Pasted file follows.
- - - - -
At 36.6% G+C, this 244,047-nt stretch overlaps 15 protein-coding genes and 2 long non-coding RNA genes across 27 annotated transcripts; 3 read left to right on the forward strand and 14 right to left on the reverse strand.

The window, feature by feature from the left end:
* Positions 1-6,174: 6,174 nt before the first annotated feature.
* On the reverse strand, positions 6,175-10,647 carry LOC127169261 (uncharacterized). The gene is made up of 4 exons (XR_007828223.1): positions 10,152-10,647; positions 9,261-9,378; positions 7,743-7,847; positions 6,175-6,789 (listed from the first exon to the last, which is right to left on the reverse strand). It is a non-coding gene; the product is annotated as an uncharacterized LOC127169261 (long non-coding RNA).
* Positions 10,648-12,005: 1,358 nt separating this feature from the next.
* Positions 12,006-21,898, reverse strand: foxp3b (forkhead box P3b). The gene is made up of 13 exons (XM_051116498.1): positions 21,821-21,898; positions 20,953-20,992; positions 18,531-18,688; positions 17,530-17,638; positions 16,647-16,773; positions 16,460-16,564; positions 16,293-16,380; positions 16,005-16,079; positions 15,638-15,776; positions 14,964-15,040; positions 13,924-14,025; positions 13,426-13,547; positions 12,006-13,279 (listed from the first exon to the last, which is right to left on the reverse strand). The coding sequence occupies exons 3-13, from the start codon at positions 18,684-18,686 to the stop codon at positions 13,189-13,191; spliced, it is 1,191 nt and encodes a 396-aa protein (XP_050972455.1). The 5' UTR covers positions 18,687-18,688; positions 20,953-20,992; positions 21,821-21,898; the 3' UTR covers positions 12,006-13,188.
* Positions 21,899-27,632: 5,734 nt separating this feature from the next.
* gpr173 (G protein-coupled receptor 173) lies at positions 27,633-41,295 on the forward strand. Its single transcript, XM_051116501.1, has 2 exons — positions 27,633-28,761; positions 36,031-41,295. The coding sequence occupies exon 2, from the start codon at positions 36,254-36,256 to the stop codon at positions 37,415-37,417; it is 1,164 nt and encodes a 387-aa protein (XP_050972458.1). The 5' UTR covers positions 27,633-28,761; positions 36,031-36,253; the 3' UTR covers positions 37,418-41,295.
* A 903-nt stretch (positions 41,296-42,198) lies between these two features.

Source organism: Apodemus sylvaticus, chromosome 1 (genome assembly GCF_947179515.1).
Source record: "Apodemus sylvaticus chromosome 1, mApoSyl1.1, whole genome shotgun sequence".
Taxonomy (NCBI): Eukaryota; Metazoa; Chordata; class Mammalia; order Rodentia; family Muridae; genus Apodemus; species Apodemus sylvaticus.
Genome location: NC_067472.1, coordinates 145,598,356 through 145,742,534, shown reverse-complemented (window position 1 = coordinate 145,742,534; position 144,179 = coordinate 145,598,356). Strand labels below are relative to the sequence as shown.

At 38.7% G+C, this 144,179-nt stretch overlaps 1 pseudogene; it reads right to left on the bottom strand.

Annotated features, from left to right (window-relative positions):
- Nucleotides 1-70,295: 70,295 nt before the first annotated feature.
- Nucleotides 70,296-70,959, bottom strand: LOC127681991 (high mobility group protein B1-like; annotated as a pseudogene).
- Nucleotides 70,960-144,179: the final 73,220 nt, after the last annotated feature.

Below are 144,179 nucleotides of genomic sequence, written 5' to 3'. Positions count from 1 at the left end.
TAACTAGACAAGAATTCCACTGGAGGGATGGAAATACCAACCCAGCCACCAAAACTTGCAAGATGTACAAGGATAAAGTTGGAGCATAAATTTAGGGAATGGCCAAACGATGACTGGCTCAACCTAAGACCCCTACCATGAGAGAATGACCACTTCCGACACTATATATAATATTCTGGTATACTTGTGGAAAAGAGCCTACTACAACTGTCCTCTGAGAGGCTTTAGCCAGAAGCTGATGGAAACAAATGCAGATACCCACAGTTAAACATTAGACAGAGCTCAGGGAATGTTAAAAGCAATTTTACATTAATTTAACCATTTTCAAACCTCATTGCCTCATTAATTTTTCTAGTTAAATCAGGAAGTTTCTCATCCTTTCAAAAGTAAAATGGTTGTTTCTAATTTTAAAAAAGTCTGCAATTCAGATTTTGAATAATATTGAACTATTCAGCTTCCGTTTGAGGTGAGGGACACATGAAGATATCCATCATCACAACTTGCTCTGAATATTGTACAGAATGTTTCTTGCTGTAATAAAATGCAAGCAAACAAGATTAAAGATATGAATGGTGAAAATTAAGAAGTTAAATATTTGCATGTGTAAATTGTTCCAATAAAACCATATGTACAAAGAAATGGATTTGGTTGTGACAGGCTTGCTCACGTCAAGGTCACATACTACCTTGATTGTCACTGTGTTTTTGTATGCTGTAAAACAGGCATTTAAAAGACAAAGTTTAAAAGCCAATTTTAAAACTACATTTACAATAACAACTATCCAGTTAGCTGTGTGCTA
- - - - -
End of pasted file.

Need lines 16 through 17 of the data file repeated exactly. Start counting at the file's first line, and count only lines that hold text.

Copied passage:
- Nucleotides 1-70,295: 70,295 nt before the first annotated feature.
- Nucleotides 70,296-70,959, bottom strand: LOC127681991 (high mobility group protein B1-like; annotated as a pseudogene).